By Gordon Pritchard on Aug 28, 2018

Lighting standards for the printing industry aren't there for color "accuracy" - they're to provide lighting constancy to enable better color communications in the production chain.
In-store lighting is usually determined by the building lease holder and running costs - not color "accuracy".
It's not feasible to control nor predict the lighting conditions in the home where the shopper examines their purchase. So, led lighting standards intended to provide brand color consistency and reduce customer returns simply will not work - except, of course, to provide work for standards groups.


By Peter Goldberg on Aug 28, 2018

Gordon I totally disagree. It is possible to achieve very high CQS if the right LED's are selected to achieve the cool, natural or warm white. This aspect is being discussed amongst all the leading USA and European standards authorities and hopefully theu will conclude that CRI is not the way to select lighting when colour reflection is of importance


By Cary Sherburne on Aug 28, 2018

Plus the work AATCC is doing to bring together all the stakeholders, brands, engineering, manufacturing etc. Will be a big help


By Gordon Pritchard on Aug 28, 2018

@ Peter

What exactly do you totally disagree with in what I wrote?

• That "Lighting standards for the printing industry aren't there for color "accuracy""?
• That they're to provide "lighting constancy to enable better color communications in the production chain"?
• That "It's not feasible to control nor predict the lighting conditions in the home where the shopper examines their purchase"?
• That "led lighting standards intended to provide brand color consistency and reduce customer returns simply will not work"?

Or that they're "to provide work for standards groups."? (Cary S has given the example that one is already in operation)

It's not about the leds output being "cool, natural or warm white" as you put it (BTW as I'm sure you know, those are meaningless terms).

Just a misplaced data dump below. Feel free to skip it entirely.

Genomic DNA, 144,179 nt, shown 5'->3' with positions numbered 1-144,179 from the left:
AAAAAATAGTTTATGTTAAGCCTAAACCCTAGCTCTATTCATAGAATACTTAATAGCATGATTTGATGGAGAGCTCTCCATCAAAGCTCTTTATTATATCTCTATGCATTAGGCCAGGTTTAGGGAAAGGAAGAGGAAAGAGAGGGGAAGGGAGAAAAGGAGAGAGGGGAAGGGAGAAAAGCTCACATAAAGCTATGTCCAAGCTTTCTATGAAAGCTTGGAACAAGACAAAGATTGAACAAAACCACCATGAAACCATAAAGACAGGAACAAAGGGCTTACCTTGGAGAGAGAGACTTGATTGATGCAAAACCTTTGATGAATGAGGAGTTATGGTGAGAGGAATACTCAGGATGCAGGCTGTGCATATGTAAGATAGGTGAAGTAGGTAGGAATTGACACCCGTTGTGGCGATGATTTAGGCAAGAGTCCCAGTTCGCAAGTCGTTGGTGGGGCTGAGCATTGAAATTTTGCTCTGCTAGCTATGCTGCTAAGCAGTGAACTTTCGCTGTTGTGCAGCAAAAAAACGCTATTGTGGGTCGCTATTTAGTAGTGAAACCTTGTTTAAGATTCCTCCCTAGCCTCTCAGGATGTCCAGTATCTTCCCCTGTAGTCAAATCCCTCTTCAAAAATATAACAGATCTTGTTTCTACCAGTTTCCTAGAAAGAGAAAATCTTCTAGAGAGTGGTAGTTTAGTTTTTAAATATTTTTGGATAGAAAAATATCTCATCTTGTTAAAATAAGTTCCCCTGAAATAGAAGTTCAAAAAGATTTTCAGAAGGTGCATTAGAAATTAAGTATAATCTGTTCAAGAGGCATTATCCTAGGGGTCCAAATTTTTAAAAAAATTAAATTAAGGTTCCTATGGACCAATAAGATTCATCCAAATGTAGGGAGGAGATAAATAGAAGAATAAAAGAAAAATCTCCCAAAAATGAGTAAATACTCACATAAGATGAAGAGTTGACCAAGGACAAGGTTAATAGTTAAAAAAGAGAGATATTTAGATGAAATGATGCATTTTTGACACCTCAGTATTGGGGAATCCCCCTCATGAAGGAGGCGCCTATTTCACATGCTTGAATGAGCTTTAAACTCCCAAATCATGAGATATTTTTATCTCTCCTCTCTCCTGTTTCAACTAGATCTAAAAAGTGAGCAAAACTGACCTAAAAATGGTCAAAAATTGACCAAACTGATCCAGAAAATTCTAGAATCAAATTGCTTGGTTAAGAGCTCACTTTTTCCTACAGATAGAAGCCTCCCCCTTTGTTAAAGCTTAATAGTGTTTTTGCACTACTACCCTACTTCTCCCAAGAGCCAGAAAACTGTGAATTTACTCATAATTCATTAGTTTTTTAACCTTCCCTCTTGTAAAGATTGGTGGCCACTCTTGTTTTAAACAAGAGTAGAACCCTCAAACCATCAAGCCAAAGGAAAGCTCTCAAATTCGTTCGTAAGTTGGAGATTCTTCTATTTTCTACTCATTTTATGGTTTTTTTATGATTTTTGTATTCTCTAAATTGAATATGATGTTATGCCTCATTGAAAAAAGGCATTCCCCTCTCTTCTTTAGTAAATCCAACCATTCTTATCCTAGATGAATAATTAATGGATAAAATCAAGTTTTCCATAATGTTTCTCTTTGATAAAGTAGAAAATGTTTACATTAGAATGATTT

It's quite possible for standards groups to come up with specifications for led output. Unlikely, however, they may even allow for led lights to be a metameric match with current proofing media. If not then the printer might have to support two media/lighting types. More confusion and opportunitis for error.


By William Ray on Aug 29, 2018

Keep in mind that "color" is a result of the Stokes shifting phosphor, the thickness of same, the accuracy of the LED emission centroid and the state of the epitaxial layer. It is a sum of errors problem.

Then add into the mix that there is both built in process variation based upon cost issues in the LED die selection process and wafer (as opposed to die) variation.

Each correction point in this chain of events will raise costs for a certified end product. Also, don't expect the result to be as stable as some would have you believe. Thermal degradation of the die and phosphors for, particularly, high efficacy devices has been well demonstrated. So called blue death -- the shift of emission color to blue -- will occur over effective real life of about 10,000 hours.


By Chris Lynn on Aug 29, 2018

Interesting discussion. Most of the women I know take clothes to a store window to check color before buying because they know that the artificial light does not render accurately, so I disagree with Gordon's assertion of the futility of the effort. And since retailers have an economic incentive to minimize returns, one would expect them to pressure the LED lighting vendors to address both both the spectral shortcomings of LEDs, and the manufacturing consistency & stability issues that William raises.


By Gordon Pritchard on Aug 29, 2018

An interesting anecdotal rationale which doesn’t actually address the issues I raised.
Paint manufacturers faced a similar issue with folks deciding on paint colors based on the paint chips they provided customers.